Brits invent new power storage technology: Charging may never be the same again

Martyn Warwick
By Martyn Warwick

Dec 8, 2016

via Flickr © Arch_Sam (CC BY 2.0)

via Flickr © Arch_Sam (CC BY 2.0)

  • UK scientists make supercapacitor breakthrough
  • Up to 10,000 times more powerful than existing devices
  • Mobile devices and laptops could be recharged in 10 seconds
  • Electric cars able to travel 500 miles and recharge in less than 5 minutes

British scientists, searching for an alternative to current battery technologies have made a major breakthrough after experimenting with new materials that can permit the construction of a super supercapacitor that is between 1,000 and 10,000 times more powerful than existing supercapacitors.

It is said that the new technology could allow users to recharge mobile phones, tablets, laptop computers and other mobile devices in a matter of just a few seconds - as well as greatly extend the range of travel for electric vehicles. For example electric cars could travel about 450 miles on a single charge (the current range is about 60 or 70 miles at the very most) and recharging the vehicle would take as long as it now does to fill a car with petrol at a service station.

Researchers at Augmented Optics Ltd and its wholly-owned subsidiary Supercapacitor Materials Ltd, working with scientists from the universities of Surrey and Bristol, have produced a safer, faster charging, more efficient and greener alternative to battery power and supercapacitor capabilities as they exist today.

It is hoped that the new technology will be developed to provide very high energy-density supercapacitors - and that would have the potential to transform a swathe of industries ranging from transport, aerospace and energy generation through to domestic and business-oriented devices such as flat-screen video displays, mobile handsets and IoT sensors.

The Electric Sponge

Ever since Victorian scientists experimented, hopefully but unsuccessfully, with collecting lightning bolts in jars with the intent later to release the bottled energy to power machines and buildings, the quest to find a way to develop energy storage technologies and devices that can hold and retain a great deal of power that can be discharged in a controlled way has been continual.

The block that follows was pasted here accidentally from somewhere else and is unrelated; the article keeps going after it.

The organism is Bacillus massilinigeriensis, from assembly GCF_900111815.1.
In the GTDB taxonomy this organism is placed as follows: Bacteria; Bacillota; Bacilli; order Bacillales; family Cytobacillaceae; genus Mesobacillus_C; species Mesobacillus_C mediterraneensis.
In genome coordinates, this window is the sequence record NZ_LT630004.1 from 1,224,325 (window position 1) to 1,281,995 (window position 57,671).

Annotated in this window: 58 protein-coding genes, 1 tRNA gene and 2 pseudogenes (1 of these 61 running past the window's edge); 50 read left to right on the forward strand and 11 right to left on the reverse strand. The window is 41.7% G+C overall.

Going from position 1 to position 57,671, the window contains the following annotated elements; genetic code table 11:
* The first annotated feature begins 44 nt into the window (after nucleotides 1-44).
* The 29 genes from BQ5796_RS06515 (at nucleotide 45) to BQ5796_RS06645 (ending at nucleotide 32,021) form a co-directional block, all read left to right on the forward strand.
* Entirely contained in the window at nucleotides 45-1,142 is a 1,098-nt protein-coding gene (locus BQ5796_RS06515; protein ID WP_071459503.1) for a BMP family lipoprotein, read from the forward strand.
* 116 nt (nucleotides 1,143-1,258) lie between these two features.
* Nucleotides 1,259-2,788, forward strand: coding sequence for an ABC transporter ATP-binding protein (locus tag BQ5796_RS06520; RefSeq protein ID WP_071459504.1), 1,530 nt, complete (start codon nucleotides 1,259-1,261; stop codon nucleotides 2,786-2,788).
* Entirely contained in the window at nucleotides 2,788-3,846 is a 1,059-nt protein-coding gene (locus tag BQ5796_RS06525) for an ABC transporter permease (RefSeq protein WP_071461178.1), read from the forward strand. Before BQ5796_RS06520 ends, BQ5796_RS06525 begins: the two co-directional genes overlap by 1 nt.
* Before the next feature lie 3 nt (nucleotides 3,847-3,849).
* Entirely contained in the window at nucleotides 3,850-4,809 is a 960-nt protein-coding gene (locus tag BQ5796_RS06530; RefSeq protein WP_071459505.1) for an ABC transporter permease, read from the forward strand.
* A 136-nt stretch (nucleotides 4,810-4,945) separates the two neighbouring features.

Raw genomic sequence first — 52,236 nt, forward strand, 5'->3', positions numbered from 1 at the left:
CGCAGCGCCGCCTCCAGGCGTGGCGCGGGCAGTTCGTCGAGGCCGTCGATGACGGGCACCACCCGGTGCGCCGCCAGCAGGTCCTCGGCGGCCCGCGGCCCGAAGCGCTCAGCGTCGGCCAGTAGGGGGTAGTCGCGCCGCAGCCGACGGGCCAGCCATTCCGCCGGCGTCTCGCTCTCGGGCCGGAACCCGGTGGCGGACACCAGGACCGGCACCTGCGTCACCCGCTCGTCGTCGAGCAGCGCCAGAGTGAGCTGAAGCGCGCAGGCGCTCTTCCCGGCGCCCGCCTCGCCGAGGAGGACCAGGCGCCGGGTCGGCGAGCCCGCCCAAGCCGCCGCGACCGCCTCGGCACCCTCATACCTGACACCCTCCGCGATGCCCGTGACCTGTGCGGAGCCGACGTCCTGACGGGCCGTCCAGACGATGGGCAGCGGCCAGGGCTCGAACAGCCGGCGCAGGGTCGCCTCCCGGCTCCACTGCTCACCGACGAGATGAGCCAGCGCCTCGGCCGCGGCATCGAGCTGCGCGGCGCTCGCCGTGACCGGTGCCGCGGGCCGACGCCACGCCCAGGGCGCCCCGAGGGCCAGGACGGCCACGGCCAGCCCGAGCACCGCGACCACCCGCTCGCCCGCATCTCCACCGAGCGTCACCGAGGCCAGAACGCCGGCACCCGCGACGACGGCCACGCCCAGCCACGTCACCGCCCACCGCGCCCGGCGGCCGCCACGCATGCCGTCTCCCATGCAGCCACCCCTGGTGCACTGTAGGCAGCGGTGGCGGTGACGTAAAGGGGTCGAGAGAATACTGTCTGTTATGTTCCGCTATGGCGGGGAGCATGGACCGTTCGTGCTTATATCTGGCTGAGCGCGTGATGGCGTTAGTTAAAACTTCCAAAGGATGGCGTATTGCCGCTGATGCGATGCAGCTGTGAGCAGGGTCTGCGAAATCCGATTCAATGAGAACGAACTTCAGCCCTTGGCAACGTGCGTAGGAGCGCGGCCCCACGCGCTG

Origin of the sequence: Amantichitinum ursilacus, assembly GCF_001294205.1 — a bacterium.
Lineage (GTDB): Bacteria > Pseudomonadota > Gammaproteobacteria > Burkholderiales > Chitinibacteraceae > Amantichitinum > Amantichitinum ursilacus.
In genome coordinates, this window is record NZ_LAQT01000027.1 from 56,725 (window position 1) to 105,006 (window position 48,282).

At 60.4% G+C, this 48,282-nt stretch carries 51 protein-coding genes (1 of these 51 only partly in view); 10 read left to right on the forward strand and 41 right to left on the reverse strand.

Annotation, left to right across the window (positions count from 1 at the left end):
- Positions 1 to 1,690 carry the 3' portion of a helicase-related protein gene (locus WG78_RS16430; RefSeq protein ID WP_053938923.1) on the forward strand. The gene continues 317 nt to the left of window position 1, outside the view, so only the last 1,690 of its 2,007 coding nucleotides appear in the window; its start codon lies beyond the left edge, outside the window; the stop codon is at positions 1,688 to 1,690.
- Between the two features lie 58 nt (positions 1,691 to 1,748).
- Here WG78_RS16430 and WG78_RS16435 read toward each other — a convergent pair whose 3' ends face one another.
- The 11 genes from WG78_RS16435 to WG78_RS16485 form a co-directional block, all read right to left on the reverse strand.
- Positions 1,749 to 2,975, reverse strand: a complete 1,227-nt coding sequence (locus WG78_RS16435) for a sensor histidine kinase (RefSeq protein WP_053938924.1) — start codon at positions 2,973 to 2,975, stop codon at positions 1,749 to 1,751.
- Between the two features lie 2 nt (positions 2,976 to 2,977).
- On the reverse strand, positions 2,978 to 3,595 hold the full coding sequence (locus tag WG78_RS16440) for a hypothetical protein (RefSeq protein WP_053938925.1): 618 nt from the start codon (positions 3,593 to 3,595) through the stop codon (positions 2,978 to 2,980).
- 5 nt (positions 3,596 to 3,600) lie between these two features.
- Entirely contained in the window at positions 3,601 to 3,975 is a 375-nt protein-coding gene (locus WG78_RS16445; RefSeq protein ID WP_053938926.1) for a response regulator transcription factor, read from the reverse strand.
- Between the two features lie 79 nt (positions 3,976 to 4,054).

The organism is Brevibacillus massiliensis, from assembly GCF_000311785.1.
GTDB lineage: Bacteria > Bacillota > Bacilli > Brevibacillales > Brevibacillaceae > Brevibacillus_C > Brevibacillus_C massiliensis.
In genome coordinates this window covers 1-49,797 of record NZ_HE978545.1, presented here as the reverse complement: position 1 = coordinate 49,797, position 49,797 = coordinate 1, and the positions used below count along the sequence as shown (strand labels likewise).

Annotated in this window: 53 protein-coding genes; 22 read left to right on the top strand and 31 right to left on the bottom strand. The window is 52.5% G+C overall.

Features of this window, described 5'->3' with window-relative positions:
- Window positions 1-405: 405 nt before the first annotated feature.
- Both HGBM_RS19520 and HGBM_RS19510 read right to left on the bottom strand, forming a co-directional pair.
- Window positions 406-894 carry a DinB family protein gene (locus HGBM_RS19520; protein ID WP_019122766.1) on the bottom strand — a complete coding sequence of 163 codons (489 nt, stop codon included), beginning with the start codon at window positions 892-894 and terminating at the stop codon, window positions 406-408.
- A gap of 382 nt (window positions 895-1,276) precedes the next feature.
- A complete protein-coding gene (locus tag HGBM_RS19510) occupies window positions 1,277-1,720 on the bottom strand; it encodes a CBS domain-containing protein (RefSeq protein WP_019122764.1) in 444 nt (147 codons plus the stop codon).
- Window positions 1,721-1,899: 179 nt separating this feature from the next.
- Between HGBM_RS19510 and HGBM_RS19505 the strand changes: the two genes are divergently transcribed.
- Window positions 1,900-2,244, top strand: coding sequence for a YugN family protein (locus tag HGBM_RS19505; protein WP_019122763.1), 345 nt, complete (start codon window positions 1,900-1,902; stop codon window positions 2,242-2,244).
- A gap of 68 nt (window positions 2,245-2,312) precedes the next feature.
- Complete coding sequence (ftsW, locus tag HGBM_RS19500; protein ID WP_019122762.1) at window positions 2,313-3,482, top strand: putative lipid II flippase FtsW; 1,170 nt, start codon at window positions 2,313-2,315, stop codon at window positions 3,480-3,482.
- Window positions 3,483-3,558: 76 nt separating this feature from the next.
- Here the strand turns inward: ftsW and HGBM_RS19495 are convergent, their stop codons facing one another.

Battery technology is venerable and modern batteries can indeed hold quite large amounts of power but they take hours to charge up, they are heavy and the gradually leak stored power when not in use. What's more, they contain harmful chemicals and/or toxic metals, and constant charge and discharge cycles eventually wears them out. Meanwhile, capacitors charge-up very, very quickly and can be charged and discharged many, many times without affecting their performance - but they can store only a comparatively tiny amount of power.

A capacitor consists of two conducting metal sheets between which is sandwiched an insulating material called a dielectric and increasing the amount of energy that can be stored on a capacitor is a dependent on the introduction of either a better dielectric or bigger conducting plates. Obviously such requirements impose limits on the useful size of capacitors and that problem led to the emergence of the first supercapacitors during the middle years of the 20th century.

A supercapacitor is very different from a plain old capacitor in that its conductive plates have a much bigger surface area because they are partially porous and the distance between them is greatly reduced because the "sandwich filling" between the plates works differently to a conventional dielectric. This permits the devices to 'soak-up' electricity pretty much like a sponge.

Exact details of the new technology are scant but it is believed to be related to the recent discovery of ‘high capacitance’ polymers. In any event, it is known that the technology is an adaptation of principles applied in the making of soft contact lenses which Dr. Donald Highgate (of Augmented Optics) developed while a postgraduate student at University of Surrey in the mid-1970s.

The research has been done at the University of Surrey’s Department of Chemistry and was co-led by 'Principal Investigators' Dr Ian Hamerton and Dr Brendan Howlin. Dr Hamerton continues to collaborate on the project in his new post at the University of Bristol, where the electrochemical testing to trial the research findings was carried out by fellow University of Bristol academic David Fermin, Professor of Electrochemistry in the School of Chemistry.

Dr. Howlin commented, “There is a global search for new energy storage technology and this new ultra capacity supercapacitor has the potential to open the door to unimaginably exciting developments.” Dr Ian Hamerton, Reader in Polymers and Composite Materials from the Department of Aerospace Engineering, University of Bristol said, “While this research has potentially opened the route to very high density supercapacitors, these polymers have many other possible uses in which tough, flexible conducting materials are desirable, including bioelectronics, sensors, wearable electronics, and advanced optics.  We believe that this is an extremely exciting and potentially game-changing development.”

Meanwhile, Jim Heathcote, the CEO of Augmented Optics Ltd and Supercapacitor Materials Ltd, said, “The test results from the new polymers suggest that extremely high energy density supercapacitors could be constructed in the very near future.  We are now actively seeking commercial partners in order to supply our polymers and offer assistance to build these ultra high energy density storage devices.”

Which reminds me of a classic Tommy Cooper joke to round off this particular story: "Police in London arrested two teenagers yesterday. One was drinking battery acid and the other was eating fireworks so they charged one and let the other one off."

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